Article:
10. It is found that an arrest was made in connection with the November 16th incident, described in paragraph 2, above, and that, at the time of Mr. Avilucea’s November 22nd request, the respondents’ criminal investigation of such incident was pending.
11. It is found that a copy of a press release relating to the November 16th incident was available to the public, including the complainants, approximately a day after the incident.
12. It is also found that, in April 2014, approximately four months after Mr. Avilucea made his records request for the police report, the respondents provided him with a copy of such report. It is further found that the criminal investigation of the November 16th incident was still pending at the time that the respondents provided Mr. Avilucea with a copy of the police report.
13. At the hearing, the complainants maintained that the respondents failed to provide Mr. Avilucea with copies of the police report “promptly” and that the production of such report four months after he made his records request was inadequate. Mr. Avilucea testified that the police report was available at the time of his request and should have been provided immediately. In addition, Mr. Avilucea testified that a competing news organization received preferential treatment and was provided with the requested police report on or about the time of the filing of the complainants’ complaint with the Commission.
14. The respondents argued that the release of the police report at issue was entirely within the discretion of the respondents. They relied on recent court decisions holding that law enforcement agencies’ disclosure obligations under the FOI Act during pending prosecutions remain exclusively governed by §1-215, G.S. See Commissioner of Public Safety v. Freedom of Information Commission, et. al., 312 Conn. 513, 545 (2014) affirming Commissioner of Public Safety v. Freedom of Information Commissions, et. al., 137 Conn. App. 307 (2012).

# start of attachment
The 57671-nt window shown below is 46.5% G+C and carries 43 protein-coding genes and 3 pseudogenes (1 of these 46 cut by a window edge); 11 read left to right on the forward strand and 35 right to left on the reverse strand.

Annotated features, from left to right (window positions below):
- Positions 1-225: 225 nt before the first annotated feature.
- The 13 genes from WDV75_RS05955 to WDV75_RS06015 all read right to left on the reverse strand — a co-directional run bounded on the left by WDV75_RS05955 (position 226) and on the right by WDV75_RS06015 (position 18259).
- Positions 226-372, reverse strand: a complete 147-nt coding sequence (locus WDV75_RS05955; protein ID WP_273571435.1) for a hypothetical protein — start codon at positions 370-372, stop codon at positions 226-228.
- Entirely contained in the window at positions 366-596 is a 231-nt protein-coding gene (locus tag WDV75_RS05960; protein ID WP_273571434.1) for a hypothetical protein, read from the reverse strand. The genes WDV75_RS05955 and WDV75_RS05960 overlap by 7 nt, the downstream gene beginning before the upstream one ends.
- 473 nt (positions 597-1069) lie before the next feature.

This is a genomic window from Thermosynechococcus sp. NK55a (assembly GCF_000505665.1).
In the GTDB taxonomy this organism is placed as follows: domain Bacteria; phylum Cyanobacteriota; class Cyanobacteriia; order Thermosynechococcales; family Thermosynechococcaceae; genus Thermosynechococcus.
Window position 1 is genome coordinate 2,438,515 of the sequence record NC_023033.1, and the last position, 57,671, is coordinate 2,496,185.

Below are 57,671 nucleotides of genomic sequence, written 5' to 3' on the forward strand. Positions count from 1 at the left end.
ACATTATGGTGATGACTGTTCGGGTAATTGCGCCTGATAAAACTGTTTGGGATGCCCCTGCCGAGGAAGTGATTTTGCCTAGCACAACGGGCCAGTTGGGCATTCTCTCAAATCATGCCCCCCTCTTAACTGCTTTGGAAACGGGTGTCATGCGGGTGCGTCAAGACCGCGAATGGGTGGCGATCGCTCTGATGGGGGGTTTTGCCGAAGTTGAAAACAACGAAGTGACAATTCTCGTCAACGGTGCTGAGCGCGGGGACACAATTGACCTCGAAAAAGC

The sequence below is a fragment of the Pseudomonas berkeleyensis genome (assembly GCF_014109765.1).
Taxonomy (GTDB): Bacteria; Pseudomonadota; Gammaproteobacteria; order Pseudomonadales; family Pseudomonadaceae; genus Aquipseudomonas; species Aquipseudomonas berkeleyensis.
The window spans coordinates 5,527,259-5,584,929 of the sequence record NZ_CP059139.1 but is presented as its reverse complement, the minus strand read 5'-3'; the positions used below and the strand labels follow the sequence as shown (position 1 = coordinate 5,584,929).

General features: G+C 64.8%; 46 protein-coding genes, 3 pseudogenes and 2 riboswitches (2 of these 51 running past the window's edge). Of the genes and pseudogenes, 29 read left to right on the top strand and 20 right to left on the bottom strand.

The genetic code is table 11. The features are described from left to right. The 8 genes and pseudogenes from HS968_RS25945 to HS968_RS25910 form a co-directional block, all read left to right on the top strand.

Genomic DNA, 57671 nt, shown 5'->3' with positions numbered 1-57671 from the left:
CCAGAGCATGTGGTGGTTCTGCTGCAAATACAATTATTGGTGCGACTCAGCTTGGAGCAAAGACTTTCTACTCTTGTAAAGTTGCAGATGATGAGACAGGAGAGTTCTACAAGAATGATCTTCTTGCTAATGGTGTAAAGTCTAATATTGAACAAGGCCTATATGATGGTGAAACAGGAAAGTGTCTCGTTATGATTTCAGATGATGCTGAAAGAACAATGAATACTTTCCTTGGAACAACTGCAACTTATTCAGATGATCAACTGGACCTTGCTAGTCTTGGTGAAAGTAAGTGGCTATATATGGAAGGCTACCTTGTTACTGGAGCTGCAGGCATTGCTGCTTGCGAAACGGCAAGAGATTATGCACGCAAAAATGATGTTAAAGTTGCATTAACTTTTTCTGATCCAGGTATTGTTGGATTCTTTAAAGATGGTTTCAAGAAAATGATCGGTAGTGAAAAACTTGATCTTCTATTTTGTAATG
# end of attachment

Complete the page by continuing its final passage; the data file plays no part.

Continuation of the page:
15. Conn. Gen. Stat. §1-215, G.S., provides, in relevant part:
(a) Notwithstanding any provision of the general statutes to the contrary, and except as otherwise provided in this section, any record of the arrest of any person, other than a juvenile, except a record erased pursuant to chapter 961a, shall be a public record from the time of such arrest and shall be disclosed in accordance with the provisions of section 1-212 and subsection (a) of section 1-210, except that disclosure of data or information other than that set forth in subdivision (1) of subsection (b) of this section shall be subject to the provisions of subdivision (3) of subsection (b) of section 1-210….
(b) For the purposes of this section, “record of the arrest” means (1) the name and address of the person arrested, the date, time and place of the arrest and the offense for which the person was arrested, and (2) at least one of the following, designated by the law enforcement agency: The arrest report, incident report, news release or other similar report of the arrest of a person.
16. In Commissioner of Public Safety v. Freedom of Information Commission, et. al., a request was made for access to a police report concerning the arrest of an individual who was charged with assault and attempted murder in connection with an incident that had occurred in Derby, CT. The Department of Public Safety denied the request claiming that the entire police report was exempt from disclosure pursuant to §1-215, G.S, and provided the requester with only a copy of a press release. After an administrative hearing, the Commission concluded that the Department had violated the FOI Act. The Department then appealed. On appeal, the Commission asserted that §1-215, G.S., required the disclosure of “the record of arrest” and that, if an agency sought to withhold other police records, it must establish that such records were exempt from disclosure pursuant to the provisions of §1-210(b)(3), G.S.1 The Court, however, found that the Department’s disclosure of the press release to the requester satisfied the requirements of §1-215, G.S., and that the Department was not obligated to make the full police report available during the pending criminal prosecution. The Court held that while a criminal prosecution is pending, §1-215, G.S., requires only that the Department of Public Safety disclose basic “police blotter” information about the arrest (i.e., the name and address of the person arrested, the date, time and place of the arrest and the offense for which the person was arrested) and either an arrest report, incident report, news release or other similar report of the arrest, designated by the agency.